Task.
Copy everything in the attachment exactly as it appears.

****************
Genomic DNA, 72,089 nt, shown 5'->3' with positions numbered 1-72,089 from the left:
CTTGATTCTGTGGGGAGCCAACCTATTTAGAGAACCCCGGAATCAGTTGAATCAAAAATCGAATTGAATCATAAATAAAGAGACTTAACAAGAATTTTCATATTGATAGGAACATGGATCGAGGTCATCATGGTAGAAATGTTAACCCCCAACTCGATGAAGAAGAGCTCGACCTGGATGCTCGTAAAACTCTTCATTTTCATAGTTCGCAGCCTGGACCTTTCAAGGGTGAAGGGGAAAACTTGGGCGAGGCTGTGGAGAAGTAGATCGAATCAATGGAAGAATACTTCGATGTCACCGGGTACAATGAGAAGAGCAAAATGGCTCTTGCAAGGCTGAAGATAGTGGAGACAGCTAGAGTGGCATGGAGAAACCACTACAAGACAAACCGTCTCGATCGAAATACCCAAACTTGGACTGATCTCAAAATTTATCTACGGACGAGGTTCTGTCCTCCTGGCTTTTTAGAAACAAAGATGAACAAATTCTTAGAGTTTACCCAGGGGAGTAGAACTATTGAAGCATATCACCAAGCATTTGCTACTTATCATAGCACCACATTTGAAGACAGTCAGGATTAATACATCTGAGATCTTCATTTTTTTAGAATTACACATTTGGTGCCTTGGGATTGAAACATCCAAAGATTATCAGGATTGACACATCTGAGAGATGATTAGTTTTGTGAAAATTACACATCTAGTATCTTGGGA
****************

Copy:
Genomic DNA, 72,089 nt, shown 5'->3' with positions numbered 1-72,089 from the left:
CTTGATTCTGTGGGGAGCCAACCTATTTAGAGAACCCCGGAATCAGTTGAATCAAAAATCGAATTGAATCATAAATAAAGAGACTTAACAAGAATTTTCATATTGATAGGAACATGGATCGAGGTCATCATGGTAGAAATGTTAACCCCCAACTCGATGAAGAAGAGCTCGACCTGGATGCTCGTAAAACTCTTCATTTTCATAGTTCGCAGCCTGGACCTTTCAAGGGTGAAGGGGAAAACTTGGGCGAGGCTGTGGAGAAGTAGATCGAATCAATGGAAGAATACTTCGATGTCACCGGGTACAATGAGAAGAGCAAAATGGCTCTTGCAAGGCTGAAGATAGTGGAGACAGCTAGAGTGGCATGGAGAAACCACTACAAGACAAACCGTCTCGATCGAAATACCCAAACTTGGACTGATCTCAAAATTTATCTACGGACGAGGTTCTGTCCTCCTGGCTTTTTAGAAACAAAGATGAACAAATTCTTAGAGTTTACCCAGGGGAGTAGAACTATTGAAGCATATCACCAAGCATTTGCTACTTATCATAGCACCACATTTGAAGACAGTCAGGATTAATACATCTGAGATCTTCATTTTTTTAGAATTACACATTTGGTGCCTTGGGATTGAAACATCCAAAGATTATCAGGATTGACACATCTGAGAGATGATTAGTTTTGTGAAAATTACACATCTAGTATCTTGGGA